by Amy McNulty,
How would you rate episode 306 of
Gintama (TV 4/2015) ?
After giving viewers a week to recover from all the bombs dropped in episode 305, the Shogun Assassination Arc enters its largely expository endgame. Now that the details surrounding Gintoki's war-torn past have been brought to light and he's more or less made peace with the series' main antagonist, where will Gintama go from here? This week's complex, action-light installment doesn't offer up a definitive answer, but we're left with the impression that things are going to get worse before they get better.
The previous two episodes have added more depth and insight into Takasugi's character than the rest of his appearances combined. Despite having a cool design and being expertly voiced by Koyasu Takehito, Gintoki's archenemy/adoptive brother has never struck me as anything more than a generic villain figure with stereotypical motivations and eye-roll-inducing aspirations of “destroying this rotten world.” Since Gintama is an episodic comedy 95% of the time, and Takasugi rarely appears outside of the opening credits, I never really held his lack of development against the show. However, now I've come to view the character in a more sympathetic light.
As Oboro continues to lecture the bloody and battered disciples of Shoyo, Kagura and Kamui take their fight into the surrounding woods. Although Kagura appears to be pulling out all the stops, her big brother seems strangely subdued. Just when it seems like Kamui is going to administer the finishing blow to his super-powered sibling, he chooses to take out a group of Naraku assassins who were trying to get the jump on her. Kamui's appearances are even rarer than Takasugi's, but it's always interesting to see him act outside of his sociopathic personality. Helping Seita reunite with Hinowa, sparing Abuto's life despite his failure, and now refusing to kill Kagura? There may be hope for him yet. While regrettably brief, Kagura and Kamui's fight is a sight to behold. We're often told how powerful the Yato are, but we almost never see Kagura fight—and we almost never see Kamui period.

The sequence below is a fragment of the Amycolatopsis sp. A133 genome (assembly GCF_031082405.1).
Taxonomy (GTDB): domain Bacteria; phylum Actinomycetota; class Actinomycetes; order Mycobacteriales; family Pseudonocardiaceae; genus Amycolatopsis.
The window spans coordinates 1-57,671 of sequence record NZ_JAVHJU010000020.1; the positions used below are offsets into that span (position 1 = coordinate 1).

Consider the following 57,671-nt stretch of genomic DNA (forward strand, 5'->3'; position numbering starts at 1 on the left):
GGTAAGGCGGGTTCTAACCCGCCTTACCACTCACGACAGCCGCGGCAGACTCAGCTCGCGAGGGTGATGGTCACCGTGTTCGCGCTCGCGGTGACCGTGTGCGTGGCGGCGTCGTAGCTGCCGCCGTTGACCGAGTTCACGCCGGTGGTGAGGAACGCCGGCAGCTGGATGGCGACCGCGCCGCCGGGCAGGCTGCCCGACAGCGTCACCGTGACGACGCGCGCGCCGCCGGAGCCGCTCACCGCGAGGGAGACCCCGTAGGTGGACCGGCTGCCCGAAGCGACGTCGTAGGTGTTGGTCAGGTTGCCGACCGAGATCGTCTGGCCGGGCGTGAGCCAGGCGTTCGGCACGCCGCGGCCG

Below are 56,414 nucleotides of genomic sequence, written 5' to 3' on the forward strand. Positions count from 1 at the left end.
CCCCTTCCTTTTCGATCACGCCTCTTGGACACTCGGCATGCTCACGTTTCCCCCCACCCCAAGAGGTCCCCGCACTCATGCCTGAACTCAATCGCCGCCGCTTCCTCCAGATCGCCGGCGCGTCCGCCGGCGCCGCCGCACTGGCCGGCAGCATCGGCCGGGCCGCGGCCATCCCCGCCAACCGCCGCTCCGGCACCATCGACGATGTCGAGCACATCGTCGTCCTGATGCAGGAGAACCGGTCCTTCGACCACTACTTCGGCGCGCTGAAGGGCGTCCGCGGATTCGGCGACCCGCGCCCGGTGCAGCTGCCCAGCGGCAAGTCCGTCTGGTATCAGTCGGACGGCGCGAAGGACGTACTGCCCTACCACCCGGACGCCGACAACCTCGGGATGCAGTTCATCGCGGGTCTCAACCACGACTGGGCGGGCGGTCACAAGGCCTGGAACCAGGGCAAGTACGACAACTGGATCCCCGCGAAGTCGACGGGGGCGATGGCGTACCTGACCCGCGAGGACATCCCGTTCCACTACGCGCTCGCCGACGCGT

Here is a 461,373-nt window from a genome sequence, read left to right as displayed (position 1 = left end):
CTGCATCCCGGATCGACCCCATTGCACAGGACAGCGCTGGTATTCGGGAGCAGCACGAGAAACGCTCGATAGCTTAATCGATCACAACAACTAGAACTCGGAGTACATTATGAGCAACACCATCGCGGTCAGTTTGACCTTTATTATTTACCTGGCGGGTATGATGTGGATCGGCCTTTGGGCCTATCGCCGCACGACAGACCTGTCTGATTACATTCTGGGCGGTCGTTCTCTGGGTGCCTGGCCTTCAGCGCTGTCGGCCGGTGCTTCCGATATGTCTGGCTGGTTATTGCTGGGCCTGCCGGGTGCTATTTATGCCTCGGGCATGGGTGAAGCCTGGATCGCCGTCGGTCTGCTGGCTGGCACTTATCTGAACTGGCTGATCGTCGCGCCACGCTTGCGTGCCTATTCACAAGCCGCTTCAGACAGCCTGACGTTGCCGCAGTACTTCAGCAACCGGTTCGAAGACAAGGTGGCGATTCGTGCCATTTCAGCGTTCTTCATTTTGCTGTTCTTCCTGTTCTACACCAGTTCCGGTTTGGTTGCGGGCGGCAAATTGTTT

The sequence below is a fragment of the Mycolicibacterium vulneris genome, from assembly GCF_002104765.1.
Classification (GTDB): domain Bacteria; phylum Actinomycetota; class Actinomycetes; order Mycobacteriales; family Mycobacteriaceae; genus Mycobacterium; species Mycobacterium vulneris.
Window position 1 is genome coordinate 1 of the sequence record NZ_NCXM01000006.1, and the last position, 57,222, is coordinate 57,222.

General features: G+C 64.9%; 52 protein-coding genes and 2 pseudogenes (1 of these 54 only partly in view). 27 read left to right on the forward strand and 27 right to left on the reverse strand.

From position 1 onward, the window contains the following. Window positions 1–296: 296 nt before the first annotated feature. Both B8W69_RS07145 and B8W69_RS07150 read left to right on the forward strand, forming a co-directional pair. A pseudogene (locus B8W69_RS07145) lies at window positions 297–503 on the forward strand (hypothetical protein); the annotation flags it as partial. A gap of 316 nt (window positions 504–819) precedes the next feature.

As Shinpachi and Shigeshige make it out of the Iga village with Zenzo and Sa-chan in tow, fire rains down from the sky as an enormous airship makes its descent into the area. After the ship lands, a battalion of Naraku file out, followed by a Tendoshu representative and a heavily-bandaged and wheelchair-bound Hitotsubashi Nobunobu. According to the representative, the letter of resignation Shigeshige submitted at the end of the Courtesan of a Nation Arc has retroactively been accepted by the emperor, and the Tendoshu (the ones who really run the country) have chosen Nobunobu as the new shogun. Not wanting to waste the countless lives that have been lost in order to protect him, Shigeshige refuses to board the airship as commanded, and as shogun, he orders the Naraku, the Tendoshu, and Nobunobu to leave immediately. Amused by this development, Nobunobu commands the Naraku to dispatch Shigeshige and his cohorts. However, before they can commence their attack, Matsudaira arrives on the scene with an air fleet of his own. Similarly, Sogo, Yamazaki, and Saito (WOLFRO!) show up with a squadron of Shinsengumi officers to aid Kondo, Hijikata, and Rappa in their battle.